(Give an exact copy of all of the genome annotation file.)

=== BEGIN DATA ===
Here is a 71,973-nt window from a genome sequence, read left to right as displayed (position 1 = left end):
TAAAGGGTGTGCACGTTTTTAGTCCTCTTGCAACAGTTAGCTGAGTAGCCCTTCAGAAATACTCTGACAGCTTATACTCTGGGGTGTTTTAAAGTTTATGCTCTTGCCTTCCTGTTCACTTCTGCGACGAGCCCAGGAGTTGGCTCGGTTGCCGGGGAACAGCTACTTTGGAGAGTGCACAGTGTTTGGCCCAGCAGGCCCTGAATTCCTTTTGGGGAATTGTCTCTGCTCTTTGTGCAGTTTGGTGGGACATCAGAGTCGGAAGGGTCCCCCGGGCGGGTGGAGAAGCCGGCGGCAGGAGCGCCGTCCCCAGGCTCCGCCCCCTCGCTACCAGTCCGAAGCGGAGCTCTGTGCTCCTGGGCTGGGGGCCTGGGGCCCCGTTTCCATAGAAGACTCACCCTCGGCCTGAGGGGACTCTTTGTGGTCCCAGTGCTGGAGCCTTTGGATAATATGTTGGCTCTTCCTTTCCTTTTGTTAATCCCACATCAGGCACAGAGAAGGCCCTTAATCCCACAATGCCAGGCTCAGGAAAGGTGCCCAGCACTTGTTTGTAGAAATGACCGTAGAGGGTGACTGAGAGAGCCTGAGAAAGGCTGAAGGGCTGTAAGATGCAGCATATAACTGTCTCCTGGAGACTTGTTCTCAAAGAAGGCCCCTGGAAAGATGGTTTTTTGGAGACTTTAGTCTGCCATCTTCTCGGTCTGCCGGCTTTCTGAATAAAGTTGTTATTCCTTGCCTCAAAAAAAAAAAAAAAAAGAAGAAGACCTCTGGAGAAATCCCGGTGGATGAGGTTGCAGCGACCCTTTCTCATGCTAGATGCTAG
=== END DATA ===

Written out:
Here is a 71,973-nt window from a genome sequence, read left to right as displayed (position 1 = left end):
TAAAGGGTGTGCACGTTTTTAGTCCTCTTGCAACAGTTAGCTGAGTAGCCCTTCAGAAATACTCTGACAGCTTATACTCTGGGGTGTTTTAAAGTTTATGCTCTTGCCTTCCTGTTCACTTCTGCGACGAGCCCAGGAGTTGGCTCGGTTGCCGGGGAACAGCTACTTTGGAGAGTGCACAGTGTTTGGCCCAGCAGGCCCTGAATTCCTTTTGGGGAATTGTCTCTGCTCTTTGTGCAGTTTGGTGGGACATCAGAGTCGGAAGGGTCCCCCGGGCGGGTGGAGAAGCCGGCGGCAGGAGCGCCGTCCCCAGGCTCCGCCCCCTCGCTACCAGTCCGAAGCGGAGCTCTGTGCTCCTGGGCTGGGGGCCTGGGGCCCCGTTTCCATAGAAGACTCACCCTCGGCCTGAGGGGACTCTTTGTGGTCCCAGTGCTGGAGCCTTTGGATAATATGTTGGCTCTTCCTTTCCTTTTGTTAATCCCACATCAGGCACAGAGAAGGCCCTTAATCCCACAATGCCAGGCTCAGGAAAGGTGCCCAGCACTTGTTTGTAGAAATGACCGTAGAGGGTGACTGAGAGAGCCTGAGAAAGGCTGAAGGGCTGTAAGATGCAGCATATAACTGTCTCCTGGAGACTTGTTCTCAAAGAAGGCCCCTGGAAAGATGGTTTTTTGGAGACTTTAGTCTGCCATCTTCTCGGTCTGCCGGCTTTCTGAATAAAGTTGTTATTCCTTGCCTCAAAAAAAAAAAAAAAAAGAAGAAGACCTCTGGAGAAATCCCGGTGGATGAGGTTGCAGCGACCCTTTCTCATGCTAGATGCTAG